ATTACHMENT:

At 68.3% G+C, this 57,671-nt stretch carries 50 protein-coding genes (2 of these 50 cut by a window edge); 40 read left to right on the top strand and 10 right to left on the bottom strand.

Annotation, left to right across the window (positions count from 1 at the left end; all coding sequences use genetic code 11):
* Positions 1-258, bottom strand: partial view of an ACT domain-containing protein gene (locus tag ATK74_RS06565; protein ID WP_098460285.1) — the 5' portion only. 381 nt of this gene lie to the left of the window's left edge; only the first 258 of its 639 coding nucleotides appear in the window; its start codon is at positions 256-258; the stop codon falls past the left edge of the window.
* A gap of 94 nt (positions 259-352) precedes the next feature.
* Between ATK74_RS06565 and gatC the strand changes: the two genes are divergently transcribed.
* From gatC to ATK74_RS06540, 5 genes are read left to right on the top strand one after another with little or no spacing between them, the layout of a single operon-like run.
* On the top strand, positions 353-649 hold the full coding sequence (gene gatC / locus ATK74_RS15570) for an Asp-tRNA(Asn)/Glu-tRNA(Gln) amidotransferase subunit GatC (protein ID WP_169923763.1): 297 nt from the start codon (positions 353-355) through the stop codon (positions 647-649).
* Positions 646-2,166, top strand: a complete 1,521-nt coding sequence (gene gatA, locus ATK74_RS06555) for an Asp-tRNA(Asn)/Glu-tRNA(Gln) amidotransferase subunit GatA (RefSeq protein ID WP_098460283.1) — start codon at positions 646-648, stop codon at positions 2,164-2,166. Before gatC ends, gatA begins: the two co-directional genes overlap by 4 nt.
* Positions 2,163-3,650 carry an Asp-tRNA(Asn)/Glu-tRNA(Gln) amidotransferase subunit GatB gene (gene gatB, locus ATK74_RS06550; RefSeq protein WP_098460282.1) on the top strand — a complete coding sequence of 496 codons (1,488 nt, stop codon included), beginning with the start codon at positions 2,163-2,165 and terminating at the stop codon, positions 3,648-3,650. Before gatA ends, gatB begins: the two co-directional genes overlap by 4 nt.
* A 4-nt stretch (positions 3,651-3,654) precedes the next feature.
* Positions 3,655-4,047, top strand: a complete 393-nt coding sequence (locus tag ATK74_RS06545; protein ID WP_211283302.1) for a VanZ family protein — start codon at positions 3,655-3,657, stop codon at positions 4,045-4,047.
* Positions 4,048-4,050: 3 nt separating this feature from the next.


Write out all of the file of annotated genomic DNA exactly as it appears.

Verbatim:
At 68.3% G+C, this 57,671-nt stretch carries 50 protein-coding genes (2 of these 50 cut by a window edge); 40 read left to right on the top strand and 10 right to left on the bottom strand.

Annotation, left to right across the window (positions count from 1 at the left end; all coding sequences use genetic code 11):
* Positions 1-258, bottom strand: partial view of an ACT domain-containing protein gene (locus tag ATK74_RS06565; protein ID WP_098460285.1) — the 5' portion only. 381 nt of this gene lie to the left of the window's left edge; only the first 258 of its 639 coding nucleotides appear in the window; its start codon is at positions 256-258; the stop codon falls past the left edge of the window.
* A gap of 94 nt (positions 259-352) precedes the next feature.
* Between ATK74_RS06565 and gatC the strand changes: the two genes are divergently transcribed.
* From gatC to ATK74_RS06540, 5 genes are read left to right on the top strand one after another with little or no spacing between them, the layout of a single operon-like run.
* On the top strand, positions 353-649 hold the full coding sequence (gene gatC / locus ATK74_RS15570) for an Asp-tRNA(Asn)/Glu-tRNA(Gln) amidotransferase subunit GatC (protein ID WP_169923763.1): 297 nt from the start codon (positions 353-355) through the stop codon (positions 647-649).
* Positions 646-2,166, top strand: a complete 1,521-nt coding sequence (gene gatA, locus ATK74_RS06555) for an Asp-tRNA(Asn)/Glu-tRNA(Gln) amidotransferase subunit GatA (RefSeq protein ID WP_098460283.1) — start codon at positions 646-648, stop codon at positions 2,164-2,166. Before gatC ends, gatA begins: the two co-directional genes overlap by 4 nt.
* Positions 2,163-3,650 carry an Asp-tRNA(Asn)/Glu-tRNA(Gln) amidotransferase subunit GatB gene (gene gatB, locus ATK74_RS06550; RefSeq protein WP_098460282.1) on the top strand — a complete coding sequence of 496 codons (1,488 nt, stop codon included), beginning with the start codon at positions 2,163-2,165 and terminating at the stop codon, positions 3,648-3,650. Before gatA ends, gatB begins: the two co-directional genes overlap by 4 nt.
* A 4-nt stretch (positions 3,651-3,654) precedes the next feature.
* Positions 3,655-4,047, top strand: a complete 393-nt coding sequence (locus tag ATK74_RS06545; protein ID WP_211283302.1) for a VanZ family protein — start codon at positions 3,655-3,657, stop codon at positions 4,045-4,047.
* Positions 4,048-4,050: 3 nt separating this feature from the next.